Hold that gasp. In their upcoming theatrical release Guardians of the Galaxy, Marvel will add a heroic space raccoon called Rocket and a sentient tree-being named Groot to their major theatrical ensemble.
So how can Marvel and major comic book publishers continue to challenge tired superhero conventions? We can only guess.
Let's face it—it's not only about time for a black Captain America. It's too late. We're tired of talking about it; and with more than four percent of the U.S. foreign-born population hailing from the Philippines, I think we're ready for a Thrilla from Manila.
With a dearth of female superheroes in Marvel's primary lineup, we can expect the comics giant to announce Female Spiderman any day now. Her backstory? Just a regular lady, bit by an irregular arachnid.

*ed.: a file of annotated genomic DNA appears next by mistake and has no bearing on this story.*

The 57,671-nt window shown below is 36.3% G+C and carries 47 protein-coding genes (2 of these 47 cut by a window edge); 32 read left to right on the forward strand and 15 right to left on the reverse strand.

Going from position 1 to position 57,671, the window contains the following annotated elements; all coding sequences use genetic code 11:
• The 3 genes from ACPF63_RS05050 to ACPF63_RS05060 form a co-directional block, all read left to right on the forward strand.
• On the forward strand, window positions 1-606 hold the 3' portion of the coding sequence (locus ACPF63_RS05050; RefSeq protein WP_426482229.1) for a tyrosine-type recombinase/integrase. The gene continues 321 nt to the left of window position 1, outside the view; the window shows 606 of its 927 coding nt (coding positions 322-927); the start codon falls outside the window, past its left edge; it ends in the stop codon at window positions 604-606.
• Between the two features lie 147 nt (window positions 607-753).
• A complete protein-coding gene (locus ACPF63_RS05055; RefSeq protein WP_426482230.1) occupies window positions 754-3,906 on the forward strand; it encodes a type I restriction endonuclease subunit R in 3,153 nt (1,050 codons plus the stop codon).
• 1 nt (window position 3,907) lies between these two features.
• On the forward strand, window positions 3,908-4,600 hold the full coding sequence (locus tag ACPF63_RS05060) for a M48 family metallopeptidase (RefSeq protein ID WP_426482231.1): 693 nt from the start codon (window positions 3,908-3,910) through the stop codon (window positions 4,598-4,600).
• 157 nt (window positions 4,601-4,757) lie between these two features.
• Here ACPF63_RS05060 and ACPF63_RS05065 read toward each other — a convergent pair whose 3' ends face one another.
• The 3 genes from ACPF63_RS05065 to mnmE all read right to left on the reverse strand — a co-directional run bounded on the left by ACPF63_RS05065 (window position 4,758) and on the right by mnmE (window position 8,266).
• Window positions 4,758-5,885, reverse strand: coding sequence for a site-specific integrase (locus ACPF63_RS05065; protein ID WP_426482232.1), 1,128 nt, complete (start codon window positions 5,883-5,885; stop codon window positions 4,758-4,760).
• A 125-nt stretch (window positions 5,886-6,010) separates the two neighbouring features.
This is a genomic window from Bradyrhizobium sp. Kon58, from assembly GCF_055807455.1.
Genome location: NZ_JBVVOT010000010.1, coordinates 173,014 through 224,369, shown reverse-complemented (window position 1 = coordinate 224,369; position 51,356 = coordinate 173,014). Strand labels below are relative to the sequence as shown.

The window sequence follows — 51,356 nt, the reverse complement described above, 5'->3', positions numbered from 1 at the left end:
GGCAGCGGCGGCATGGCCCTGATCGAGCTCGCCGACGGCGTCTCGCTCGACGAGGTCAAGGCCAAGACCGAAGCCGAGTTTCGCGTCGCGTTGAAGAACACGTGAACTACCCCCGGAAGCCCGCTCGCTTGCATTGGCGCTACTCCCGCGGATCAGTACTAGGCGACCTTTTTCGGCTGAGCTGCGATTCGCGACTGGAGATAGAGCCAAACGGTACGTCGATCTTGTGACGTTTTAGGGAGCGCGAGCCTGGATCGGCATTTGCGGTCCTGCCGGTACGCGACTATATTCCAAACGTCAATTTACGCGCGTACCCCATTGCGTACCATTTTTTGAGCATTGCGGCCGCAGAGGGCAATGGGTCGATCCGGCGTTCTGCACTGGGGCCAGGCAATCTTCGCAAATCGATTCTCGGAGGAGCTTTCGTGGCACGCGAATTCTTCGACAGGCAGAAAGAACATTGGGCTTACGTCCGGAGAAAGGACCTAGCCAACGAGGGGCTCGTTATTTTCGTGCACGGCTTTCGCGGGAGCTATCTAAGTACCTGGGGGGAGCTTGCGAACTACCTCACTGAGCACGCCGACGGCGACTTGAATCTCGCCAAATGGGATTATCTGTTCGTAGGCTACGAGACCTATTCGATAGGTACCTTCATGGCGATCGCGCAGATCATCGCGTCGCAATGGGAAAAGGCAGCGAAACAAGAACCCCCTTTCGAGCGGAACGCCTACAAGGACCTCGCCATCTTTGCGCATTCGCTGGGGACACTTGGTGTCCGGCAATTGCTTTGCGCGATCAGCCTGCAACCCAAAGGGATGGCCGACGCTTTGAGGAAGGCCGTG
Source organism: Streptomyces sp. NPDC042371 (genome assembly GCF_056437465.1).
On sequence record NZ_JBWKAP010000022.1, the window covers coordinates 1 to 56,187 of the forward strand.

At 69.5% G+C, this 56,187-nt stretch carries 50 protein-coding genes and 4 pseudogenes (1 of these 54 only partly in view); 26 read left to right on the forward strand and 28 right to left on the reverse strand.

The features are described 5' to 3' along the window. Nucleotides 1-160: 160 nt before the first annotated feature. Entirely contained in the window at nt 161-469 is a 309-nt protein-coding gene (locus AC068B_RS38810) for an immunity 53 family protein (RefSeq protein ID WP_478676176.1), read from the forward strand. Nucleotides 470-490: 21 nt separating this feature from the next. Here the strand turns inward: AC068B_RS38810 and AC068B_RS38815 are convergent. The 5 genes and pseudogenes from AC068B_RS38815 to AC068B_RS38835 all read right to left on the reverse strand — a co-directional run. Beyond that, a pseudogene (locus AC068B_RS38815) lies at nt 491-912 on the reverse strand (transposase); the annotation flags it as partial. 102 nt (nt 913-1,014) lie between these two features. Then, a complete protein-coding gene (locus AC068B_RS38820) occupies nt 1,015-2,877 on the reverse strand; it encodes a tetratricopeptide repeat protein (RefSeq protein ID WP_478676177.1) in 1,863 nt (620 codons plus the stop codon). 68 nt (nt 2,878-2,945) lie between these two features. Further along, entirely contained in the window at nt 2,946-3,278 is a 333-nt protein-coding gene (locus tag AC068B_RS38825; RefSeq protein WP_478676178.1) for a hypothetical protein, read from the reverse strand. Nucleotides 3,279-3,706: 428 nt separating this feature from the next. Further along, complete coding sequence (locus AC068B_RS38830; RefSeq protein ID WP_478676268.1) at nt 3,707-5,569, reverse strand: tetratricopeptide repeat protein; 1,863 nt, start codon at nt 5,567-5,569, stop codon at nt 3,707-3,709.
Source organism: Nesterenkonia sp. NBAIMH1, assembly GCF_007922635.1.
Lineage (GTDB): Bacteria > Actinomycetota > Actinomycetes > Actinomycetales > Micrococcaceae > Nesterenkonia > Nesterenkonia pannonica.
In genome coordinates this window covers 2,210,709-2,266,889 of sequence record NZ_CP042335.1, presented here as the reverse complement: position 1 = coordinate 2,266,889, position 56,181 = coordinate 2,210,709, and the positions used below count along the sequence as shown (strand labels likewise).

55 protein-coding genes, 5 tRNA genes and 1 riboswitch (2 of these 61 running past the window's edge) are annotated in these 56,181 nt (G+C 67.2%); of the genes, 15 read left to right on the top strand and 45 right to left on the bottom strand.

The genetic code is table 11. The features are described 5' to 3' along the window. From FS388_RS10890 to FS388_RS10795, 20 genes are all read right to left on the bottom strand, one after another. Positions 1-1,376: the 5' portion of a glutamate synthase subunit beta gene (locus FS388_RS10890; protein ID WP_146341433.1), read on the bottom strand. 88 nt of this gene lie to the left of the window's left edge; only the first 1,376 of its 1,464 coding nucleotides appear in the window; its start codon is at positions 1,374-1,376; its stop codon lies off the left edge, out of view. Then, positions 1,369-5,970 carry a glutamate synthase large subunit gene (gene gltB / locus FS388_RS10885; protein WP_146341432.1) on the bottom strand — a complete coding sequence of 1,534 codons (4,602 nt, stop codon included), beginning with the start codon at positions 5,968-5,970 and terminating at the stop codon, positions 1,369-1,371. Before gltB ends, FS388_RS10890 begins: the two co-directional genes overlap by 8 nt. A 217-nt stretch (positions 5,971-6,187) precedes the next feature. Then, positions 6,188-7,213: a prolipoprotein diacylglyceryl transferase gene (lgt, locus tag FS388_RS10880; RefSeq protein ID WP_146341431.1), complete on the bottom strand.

Remember—FEMALE Spiderman—not spidergirl; not spiderwoman (who has already appeared in the comics on and off since 1977).
Comic book superheroes live in a world of nonstop crime-fighting and few-and-far between feeding times. It's time a hero steps up, orders a thousand egg salad sandwiches, and seeks to consume like authentic Americans do: constantly and without interruption.
If you don't respect this guy's superpower, you should still respect him for wearing the tights.
Please don't tell Trash Can Man that humans appreciate a solid janitorial ethic. He's thinks what he does is super evil.
Finally, these new heroes are going to need some good press. In a disproportionately white, male, heteronormative super hero landscape, how can we get these new names in comics out into the world? This is a job for Hype Man, blessed with the ability to draw thousands of eager fans to his limited edition giveaways.
Stay tuned for more timely dispatches from San Diego Comic-Con 2014.
Andy is a graphics editor and cartoonist at Fusion.